Holly trees and hornbeam also are good, and in preference to rhododendrons try hebes, choisyas or tamarisk.

For a listing of plants to grow and to bypass, check out Garden Organic’s website which has useful factsheets in this and other subjects:

Budding talent: Alan Titchmarsh on the way to grow summer-flowering bulbs

When you can’t rely upon the elements, give summer-flowering bulbs a head start by planting them now, in pots on windowsills indoors. Otherwise, plant hardy summer bulbs – similar to lilies – outdoors from now onwards, once the elements permits. Then follow on with tender species towards the top of April, in patio containers or open ground. 


Lilies have to be planted once possible when you buy them – they’re hardy and on sale now in garden centres. Don’t attempt to keep them, because the bulbs can die if allowed to dehydrate. Lilies are heavy feeders, so plant them in rich, fertile garden soil. Choose a situation where the bulbs shall be kept cool and shaded by a ground covering of short perennials in summer, however the flowers can grow up into sunlight. Plant the bulbs deeply – most species have to be buried at thrice their very own depth (though the Madonna lily needs shallow planting, so the guidelines just show above the soil). Plant in groups of 3 or five, and support tall varieties as their stems elongate.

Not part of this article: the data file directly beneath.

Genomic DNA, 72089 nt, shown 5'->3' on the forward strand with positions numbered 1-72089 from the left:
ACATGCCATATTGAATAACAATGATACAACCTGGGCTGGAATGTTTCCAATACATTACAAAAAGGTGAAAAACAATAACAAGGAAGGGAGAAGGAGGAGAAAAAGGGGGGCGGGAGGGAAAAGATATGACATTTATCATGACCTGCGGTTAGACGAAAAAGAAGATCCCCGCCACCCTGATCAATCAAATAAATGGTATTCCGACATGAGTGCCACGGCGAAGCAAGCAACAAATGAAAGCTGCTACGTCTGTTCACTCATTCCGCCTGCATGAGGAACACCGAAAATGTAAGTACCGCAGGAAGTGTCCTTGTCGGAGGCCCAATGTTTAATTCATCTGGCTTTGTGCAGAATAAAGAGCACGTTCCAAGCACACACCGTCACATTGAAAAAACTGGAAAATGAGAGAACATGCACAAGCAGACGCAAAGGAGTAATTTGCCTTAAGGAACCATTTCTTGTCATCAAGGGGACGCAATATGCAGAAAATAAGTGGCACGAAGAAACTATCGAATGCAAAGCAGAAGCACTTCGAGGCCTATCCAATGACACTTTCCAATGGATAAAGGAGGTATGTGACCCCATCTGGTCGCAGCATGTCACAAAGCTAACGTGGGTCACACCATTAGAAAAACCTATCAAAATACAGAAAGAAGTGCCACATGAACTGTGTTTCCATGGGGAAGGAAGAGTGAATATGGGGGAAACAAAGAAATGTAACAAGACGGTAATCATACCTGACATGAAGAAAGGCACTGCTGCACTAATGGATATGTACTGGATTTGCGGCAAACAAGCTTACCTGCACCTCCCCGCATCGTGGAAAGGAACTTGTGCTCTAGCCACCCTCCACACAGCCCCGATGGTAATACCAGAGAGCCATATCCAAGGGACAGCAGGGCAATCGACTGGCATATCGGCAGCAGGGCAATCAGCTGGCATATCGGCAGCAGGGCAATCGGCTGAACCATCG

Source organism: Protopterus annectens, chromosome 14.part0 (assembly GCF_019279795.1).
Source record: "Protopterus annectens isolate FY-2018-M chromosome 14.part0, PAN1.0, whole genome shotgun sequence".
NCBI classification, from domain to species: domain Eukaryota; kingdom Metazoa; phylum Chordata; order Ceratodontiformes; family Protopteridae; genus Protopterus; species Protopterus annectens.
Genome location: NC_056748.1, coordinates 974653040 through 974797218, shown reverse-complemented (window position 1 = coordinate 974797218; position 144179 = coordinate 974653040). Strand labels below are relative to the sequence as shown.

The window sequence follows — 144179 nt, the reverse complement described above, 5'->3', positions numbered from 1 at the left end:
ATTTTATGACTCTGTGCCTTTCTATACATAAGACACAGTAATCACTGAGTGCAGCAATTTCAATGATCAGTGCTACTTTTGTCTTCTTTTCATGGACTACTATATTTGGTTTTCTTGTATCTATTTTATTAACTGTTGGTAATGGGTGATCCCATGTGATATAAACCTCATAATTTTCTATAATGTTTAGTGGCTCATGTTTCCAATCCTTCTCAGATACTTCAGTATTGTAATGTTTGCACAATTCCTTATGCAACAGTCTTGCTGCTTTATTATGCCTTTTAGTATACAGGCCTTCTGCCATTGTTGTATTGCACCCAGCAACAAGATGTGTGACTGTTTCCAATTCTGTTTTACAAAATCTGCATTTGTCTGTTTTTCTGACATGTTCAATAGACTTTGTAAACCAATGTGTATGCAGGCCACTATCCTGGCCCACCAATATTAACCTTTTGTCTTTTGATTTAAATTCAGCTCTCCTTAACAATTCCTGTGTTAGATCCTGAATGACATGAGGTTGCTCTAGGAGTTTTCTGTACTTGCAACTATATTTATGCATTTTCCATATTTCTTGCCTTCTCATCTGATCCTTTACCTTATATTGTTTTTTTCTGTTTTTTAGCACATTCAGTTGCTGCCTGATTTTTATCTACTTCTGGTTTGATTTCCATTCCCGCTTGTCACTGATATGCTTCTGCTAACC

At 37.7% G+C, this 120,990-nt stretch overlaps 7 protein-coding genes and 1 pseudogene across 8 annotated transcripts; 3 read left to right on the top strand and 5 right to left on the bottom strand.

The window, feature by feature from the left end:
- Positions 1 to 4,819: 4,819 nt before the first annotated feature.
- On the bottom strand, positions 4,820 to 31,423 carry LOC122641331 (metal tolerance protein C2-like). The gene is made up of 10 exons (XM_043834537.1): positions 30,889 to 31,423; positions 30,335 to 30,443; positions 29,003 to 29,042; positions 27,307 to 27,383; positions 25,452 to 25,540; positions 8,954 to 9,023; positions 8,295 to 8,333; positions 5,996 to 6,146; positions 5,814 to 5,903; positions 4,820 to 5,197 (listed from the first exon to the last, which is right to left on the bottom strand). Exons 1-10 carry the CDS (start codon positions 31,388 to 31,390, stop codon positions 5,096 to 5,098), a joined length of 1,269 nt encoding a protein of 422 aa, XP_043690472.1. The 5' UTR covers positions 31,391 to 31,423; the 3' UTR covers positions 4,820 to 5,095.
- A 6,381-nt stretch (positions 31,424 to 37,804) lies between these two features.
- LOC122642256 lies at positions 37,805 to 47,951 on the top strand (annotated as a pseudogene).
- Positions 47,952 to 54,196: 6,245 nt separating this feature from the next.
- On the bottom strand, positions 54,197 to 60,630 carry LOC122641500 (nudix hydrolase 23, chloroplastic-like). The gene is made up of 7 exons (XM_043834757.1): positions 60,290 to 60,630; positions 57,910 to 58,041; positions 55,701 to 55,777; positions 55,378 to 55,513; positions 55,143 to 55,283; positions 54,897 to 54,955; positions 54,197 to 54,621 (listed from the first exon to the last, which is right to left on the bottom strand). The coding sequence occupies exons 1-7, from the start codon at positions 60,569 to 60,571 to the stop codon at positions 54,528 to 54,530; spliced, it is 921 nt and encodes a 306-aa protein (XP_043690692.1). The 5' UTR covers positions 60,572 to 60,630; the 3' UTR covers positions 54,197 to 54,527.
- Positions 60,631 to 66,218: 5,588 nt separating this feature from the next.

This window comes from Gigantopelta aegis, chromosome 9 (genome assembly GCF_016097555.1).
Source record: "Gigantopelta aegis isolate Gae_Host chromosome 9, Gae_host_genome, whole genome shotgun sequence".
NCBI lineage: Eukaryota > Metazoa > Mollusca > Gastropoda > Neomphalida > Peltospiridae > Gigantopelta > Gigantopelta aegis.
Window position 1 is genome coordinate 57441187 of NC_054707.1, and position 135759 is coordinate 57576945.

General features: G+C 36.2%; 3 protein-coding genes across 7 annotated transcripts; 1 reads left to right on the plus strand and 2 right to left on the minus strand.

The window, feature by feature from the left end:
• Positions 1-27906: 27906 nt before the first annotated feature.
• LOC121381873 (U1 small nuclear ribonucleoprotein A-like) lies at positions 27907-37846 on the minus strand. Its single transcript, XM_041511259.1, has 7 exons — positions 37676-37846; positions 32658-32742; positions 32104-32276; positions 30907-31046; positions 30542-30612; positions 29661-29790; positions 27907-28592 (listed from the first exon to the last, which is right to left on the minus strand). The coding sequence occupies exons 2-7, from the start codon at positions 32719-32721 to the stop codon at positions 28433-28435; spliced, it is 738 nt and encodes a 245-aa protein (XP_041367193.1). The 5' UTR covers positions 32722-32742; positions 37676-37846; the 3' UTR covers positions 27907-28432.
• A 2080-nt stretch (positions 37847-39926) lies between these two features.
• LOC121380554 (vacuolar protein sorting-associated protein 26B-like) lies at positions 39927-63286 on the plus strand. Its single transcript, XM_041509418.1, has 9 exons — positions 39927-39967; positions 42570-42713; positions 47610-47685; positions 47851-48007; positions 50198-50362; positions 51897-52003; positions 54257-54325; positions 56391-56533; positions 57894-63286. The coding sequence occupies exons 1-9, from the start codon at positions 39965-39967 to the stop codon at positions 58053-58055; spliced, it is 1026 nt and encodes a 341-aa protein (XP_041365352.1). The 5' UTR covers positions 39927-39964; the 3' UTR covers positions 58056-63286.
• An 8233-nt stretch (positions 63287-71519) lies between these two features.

For containers, choose compact varieties. Plant three bulbs half-way up large pots full of John Innes No 3 potting compost, and apply liquid tomato feed every few weeks once the flower buds appear. Plant several containers with different species for a continual show of flowers during the summer.


Plant dormant tubers now – preferably in 5in pots packed with multipurpose compost – and begin growing them on warm windowsills indoors. Plant them outdoors in late May, after the frosts are over, for an early begin to flowering. For containers, choose compact varieties sold as patio dahlias and begin them inside the same way, but transfer the young plants to very large patio tubs crammed with John Innes No 3 in late May. Liquid-feed generously with tomato feed from June until late August. 


Encourage potted tubers into growth in a heated or frost-free greenhouse or conservatory now.